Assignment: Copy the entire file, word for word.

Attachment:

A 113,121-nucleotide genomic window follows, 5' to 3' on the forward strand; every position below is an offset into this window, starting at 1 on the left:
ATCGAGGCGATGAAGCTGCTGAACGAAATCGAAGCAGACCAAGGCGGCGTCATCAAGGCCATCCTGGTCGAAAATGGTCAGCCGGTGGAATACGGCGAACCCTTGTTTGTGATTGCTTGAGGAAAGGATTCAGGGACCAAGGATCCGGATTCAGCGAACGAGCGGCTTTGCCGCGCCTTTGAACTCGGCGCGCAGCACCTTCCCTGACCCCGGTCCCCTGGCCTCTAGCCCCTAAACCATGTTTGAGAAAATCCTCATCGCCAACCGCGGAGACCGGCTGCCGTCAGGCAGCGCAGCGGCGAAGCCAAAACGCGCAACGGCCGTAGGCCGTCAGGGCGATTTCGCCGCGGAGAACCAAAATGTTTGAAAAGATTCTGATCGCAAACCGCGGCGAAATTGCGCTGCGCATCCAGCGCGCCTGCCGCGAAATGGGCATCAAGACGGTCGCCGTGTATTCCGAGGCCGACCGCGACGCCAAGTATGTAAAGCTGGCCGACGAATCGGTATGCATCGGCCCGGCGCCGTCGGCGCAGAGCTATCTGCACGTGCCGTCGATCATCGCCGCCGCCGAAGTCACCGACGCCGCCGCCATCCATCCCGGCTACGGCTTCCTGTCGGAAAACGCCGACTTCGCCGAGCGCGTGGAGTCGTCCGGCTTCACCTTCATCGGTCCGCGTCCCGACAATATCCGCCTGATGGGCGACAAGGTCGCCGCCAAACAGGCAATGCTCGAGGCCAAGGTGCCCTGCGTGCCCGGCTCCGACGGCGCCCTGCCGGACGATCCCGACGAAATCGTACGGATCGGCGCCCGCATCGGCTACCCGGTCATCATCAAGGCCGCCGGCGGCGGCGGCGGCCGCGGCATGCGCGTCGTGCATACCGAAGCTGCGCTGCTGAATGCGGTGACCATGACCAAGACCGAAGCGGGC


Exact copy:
A 113,121-nucleotide genomic window follows, 5' to 3' on the forward strand; every position below is an offset into this window, starting at 1 on the left:
ATCGAGGCGATGAAGCTGCTGAACGAAATCGAAGCAGACCAAGGCGGCGTCATCAAGGCCATCCTGGTCGAAAATGGTCAGCCGGTGGAATACGGCGAACCCTTGTTTGTGATTGCTTGAGGAAAGGATTCAGGGACCAAGGATCCGGATTCAGCGAACGAGCGGCTTTGCCGCGCCTTTGAACTCGGCGCGCAGCACCTTCCCTGACCCCGGTCCCCTGGCCTCTAGCCCCTAAACCATGTTTGAGAAAATCCTCATCGCCAACCGCGGAGACCGGCTGCCGTCAGGCAGCGCAGCGGCGAAGCCAAAACGCGCAACGGCCGTAGGCCGTCAGGGCGATTTCGCCGCGGAGAACCAAAATGTTTGAAAAGATTCTGATCGCAAACCGCGGCGAAATTGCGCTGCGCATCCAGCGCGCCTGCCGCGAAATGGGCATCAAGACGGTCGCCGTGTATTCCGAGGCCGACCGCGACGCCAAGTATGTAAAGCTGGCCGACGAATCGGTATGCATCGGCCCGGCGCCGTCGGCGCAGAGCTATCTGCACGTGCCGTCGATCATCGCCGCCGCCGAAGTCACCGACGCCGCCGCCATCCATCCCGGCTACGGCTTCCTGTCGGAAAACGCCGACTTCGCCGAGCGCGTGGAGTCGTCCGGCTTCACCTTCATCGGTCCGCGTCCCGACAATATCCGCCTGATGGGCGACAAGGTCGCCGCCAAACAGGCAATGCTCGAGGCCAAGGTGCCCTGCGTGCCCGGCTCCGACGGCGCCCTGCCGGACGATCCCGACGAAATCGTACGGATCGGCGCCCGCATCGGCTACCCGGTCATCATCAAGGCCGCCGGCGGCGGCGGCGGCCGCGGCATGCGCGTCGTGCATACCGAAGCTGCGCTGCTGAATGCGGTGACCATGACCAAGACCGAAGCGGGC